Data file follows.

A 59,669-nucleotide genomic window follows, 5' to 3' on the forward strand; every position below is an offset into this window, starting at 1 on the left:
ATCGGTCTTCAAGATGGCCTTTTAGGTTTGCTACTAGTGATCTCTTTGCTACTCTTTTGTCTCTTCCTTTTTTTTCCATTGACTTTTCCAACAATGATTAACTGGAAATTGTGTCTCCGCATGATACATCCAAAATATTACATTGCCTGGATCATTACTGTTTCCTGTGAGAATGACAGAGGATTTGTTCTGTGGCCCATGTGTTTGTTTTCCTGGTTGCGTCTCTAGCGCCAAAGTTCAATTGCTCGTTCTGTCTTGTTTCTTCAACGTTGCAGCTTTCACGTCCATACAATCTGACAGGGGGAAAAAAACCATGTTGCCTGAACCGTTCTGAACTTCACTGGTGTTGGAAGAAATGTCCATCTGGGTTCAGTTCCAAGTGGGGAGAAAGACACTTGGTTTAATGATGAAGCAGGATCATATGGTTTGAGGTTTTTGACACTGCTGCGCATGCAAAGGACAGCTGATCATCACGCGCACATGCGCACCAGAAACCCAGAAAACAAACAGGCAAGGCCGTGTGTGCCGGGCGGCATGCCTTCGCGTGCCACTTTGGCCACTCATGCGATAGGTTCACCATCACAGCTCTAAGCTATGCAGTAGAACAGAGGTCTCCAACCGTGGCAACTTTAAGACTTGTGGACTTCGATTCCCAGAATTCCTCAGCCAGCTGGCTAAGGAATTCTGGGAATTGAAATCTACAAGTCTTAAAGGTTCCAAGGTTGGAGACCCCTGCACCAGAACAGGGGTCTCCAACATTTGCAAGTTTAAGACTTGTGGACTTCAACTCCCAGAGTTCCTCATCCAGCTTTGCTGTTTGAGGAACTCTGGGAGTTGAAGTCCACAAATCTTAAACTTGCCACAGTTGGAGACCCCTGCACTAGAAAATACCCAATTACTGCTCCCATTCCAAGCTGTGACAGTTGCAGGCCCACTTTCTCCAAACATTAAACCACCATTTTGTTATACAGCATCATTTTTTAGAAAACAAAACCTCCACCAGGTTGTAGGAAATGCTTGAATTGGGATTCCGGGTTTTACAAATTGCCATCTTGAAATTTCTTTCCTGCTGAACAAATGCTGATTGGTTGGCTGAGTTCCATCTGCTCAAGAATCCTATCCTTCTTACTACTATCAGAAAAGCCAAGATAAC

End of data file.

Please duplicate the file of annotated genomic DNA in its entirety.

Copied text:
A 59,669-nucleotide genomic window follows, 5' to 3' on the forward strand; every position below is an offset into this window, starting at 1 on the left:
ATCGGTCTTCAAGATGGCCTTTTAGGTTTGCTACTAGTGATCTCTTTGCTACTCTTTTGTCTCTTCCTTTTTTTTCCATTGACTTTTCCAACAATGATTAACTGGAAATTGTGTCTCCGCATGATACATCCAAAATATTACATTGCCTGGATCATTACTGTTTCCTGTGAGAATGACAGAGGATTTGTTCTGTGGCCCATGTGTTTGTTTTCCTGGTTGCGTCTCTAGCGCCAAAGTTCAATTGCTCGTTCTGTCTTGTTTCTTCAACGTTGCAGCTTTCACGTCCATACAATCTGACAGGGGGAAAAAAACCATGTTGCCTGAACCGTTCTGAACTTCACTGGTGTTGGAAGAAATGTCCATCTGGGTTCAGTTCCAAGTGGGGAGAAAGACACTTGGTTTAATGATGAAGCAGGATCATATGGTTTGAGGTTTTTGACACTGCTGCGCATGCAAAGGACAGCTGATCATCACGCGCACATGCGCACCAGAAACCCAGAAAACAAACAGGCAAGGCCGTGTGTGCCGGGCGGCATGCCTTCGCGTGCCACTTTGGCCACTCATGCGATAGGTTCACCATCACAGCTCTAAGCTATGCAGTAGAACAGAGGTCTCCAACCGTGGCAACTTTAAGACTTGTGGACTTCGATTCCCAGAATTCCTCAGCCAGCTGGCTAAGGAATTCTGGGAATTGAAATCTACAAGTCTTAAAGGTTCCAAGGTTGGAGACCCCTGCACCAGAACAGGGGTCTCCAACATTTGCAAGTTTAAGACTTGTGGACTTCAACTCCCAGAGTTCCTCATCCAGCTTTGCTGTTTGAGGAACTCTGGGAGTTGAAGTCCACAAATCTTAAACTTGCCACAGTTGGAGACCCCTGCACTAGAAAATACCCAATTACTGCTCCCATTCCAAGCTGTGACAGTTGCAGGCCCACTTTCTCCAAACATTAAACCACCATTTTGTTATACAGCATCATTTTTTAGAAAACAAAACCTCCACCAGGTTGTAGGAAATGCTTGAATTGGGATTCCGGGTTTTACAAATTGCCATCTTGAAATTTCTTTCCTGCTGAACAAATGCTGATTGGTTGGCTGAGTTCCATCTGCTCAAGAATCCTATCCTTCTTACTACTATCAGAAAAGCCAAGATAAC